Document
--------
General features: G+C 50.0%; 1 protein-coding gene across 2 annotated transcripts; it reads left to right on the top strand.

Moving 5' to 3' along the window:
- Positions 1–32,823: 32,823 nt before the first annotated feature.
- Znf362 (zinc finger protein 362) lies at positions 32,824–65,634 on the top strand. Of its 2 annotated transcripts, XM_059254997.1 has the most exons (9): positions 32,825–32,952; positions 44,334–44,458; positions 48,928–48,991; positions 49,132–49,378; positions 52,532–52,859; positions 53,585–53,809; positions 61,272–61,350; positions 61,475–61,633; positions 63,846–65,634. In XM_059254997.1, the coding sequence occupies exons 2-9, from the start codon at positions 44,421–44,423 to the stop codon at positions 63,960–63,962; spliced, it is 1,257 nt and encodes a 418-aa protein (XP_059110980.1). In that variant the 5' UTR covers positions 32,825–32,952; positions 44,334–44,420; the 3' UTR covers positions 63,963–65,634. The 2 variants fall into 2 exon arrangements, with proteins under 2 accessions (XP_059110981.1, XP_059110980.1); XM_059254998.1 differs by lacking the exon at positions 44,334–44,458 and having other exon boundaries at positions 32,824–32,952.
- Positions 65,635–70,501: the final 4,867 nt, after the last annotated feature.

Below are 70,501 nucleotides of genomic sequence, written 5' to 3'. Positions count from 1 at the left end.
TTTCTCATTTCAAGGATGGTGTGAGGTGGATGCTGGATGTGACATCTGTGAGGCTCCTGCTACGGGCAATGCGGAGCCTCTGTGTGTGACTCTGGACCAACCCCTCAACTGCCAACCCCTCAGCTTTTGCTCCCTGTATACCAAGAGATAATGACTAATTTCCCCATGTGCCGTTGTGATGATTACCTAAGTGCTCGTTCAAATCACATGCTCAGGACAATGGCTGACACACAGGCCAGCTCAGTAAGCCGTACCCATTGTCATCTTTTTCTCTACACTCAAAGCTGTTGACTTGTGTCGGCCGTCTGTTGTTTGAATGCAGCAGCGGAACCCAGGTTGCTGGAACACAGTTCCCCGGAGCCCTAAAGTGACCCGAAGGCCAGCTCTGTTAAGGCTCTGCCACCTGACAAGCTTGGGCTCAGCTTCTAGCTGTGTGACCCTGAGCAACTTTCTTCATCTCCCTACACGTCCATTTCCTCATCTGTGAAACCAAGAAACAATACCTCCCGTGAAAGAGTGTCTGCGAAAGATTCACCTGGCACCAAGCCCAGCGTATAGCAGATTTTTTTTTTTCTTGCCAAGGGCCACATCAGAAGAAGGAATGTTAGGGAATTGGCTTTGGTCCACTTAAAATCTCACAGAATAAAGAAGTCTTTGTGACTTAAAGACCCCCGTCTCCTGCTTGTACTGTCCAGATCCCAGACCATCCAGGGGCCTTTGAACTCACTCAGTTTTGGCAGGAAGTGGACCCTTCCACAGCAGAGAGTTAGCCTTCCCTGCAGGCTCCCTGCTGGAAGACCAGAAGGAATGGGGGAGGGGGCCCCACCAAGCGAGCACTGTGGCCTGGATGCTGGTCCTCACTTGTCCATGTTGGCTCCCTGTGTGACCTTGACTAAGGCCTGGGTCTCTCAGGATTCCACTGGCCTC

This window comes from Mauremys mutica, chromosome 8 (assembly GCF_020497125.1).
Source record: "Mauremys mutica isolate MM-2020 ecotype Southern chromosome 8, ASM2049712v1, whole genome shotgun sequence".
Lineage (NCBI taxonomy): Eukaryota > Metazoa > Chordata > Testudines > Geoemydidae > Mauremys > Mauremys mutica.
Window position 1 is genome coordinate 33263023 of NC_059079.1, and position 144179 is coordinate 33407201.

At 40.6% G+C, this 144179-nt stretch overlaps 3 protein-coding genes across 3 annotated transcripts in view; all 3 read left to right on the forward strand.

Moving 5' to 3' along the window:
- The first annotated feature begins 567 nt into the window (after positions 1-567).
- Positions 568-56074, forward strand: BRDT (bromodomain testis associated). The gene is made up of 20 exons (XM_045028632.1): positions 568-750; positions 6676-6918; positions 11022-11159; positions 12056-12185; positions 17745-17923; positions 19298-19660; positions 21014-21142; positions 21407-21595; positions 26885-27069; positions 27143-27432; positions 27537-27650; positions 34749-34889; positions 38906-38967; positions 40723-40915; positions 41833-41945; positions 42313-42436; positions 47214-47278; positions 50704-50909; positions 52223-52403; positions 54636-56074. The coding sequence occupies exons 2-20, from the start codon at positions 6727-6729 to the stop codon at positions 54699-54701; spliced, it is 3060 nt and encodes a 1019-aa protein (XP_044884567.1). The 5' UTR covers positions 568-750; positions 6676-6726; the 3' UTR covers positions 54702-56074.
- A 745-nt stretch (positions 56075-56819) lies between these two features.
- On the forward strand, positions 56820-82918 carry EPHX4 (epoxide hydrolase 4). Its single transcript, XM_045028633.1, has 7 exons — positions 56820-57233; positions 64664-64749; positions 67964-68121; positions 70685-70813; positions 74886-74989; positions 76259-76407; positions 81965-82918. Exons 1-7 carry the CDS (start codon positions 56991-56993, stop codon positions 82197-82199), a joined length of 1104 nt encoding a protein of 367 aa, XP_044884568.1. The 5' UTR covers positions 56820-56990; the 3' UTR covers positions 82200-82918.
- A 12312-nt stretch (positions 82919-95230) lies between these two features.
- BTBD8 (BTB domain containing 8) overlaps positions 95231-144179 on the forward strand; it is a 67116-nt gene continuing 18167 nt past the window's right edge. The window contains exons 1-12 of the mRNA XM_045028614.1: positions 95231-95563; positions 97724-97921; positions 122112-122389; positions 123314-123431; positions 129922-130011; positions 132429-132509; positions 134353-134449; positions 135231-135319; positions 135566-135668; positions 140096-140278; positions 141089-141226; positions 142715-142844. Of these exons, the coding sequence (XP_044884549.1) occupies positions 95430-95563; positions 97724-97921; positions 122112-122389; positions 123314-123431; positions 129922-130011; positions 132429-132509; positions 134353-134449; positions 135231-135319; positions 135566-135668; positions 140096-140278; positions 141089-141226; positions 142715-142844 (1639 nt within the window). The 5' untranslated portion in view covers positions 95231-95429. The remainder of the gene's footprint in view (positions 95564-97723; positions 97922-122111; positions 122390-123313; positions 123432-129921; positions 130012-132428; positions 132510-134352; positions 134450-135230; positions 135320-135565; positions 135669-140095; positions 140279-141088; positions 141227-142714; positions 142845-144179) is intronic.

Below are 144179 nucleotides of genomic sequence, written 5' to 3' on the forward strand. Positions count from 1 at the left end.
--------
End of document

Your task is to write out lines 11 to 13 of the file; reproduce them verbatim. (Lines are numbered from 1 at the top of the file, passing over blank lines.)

Window position 1 is genome coordinate 33263023 of NC_059079.1, and position 144179 is coordinate 33407201.

At 40.6% G+C, this 144179-nt stretch overlaps 3 protein-coding genes across 3 annotated transcripts in view; all 3 read left to right on the forward strand.

Moving 5' to 3' along the window: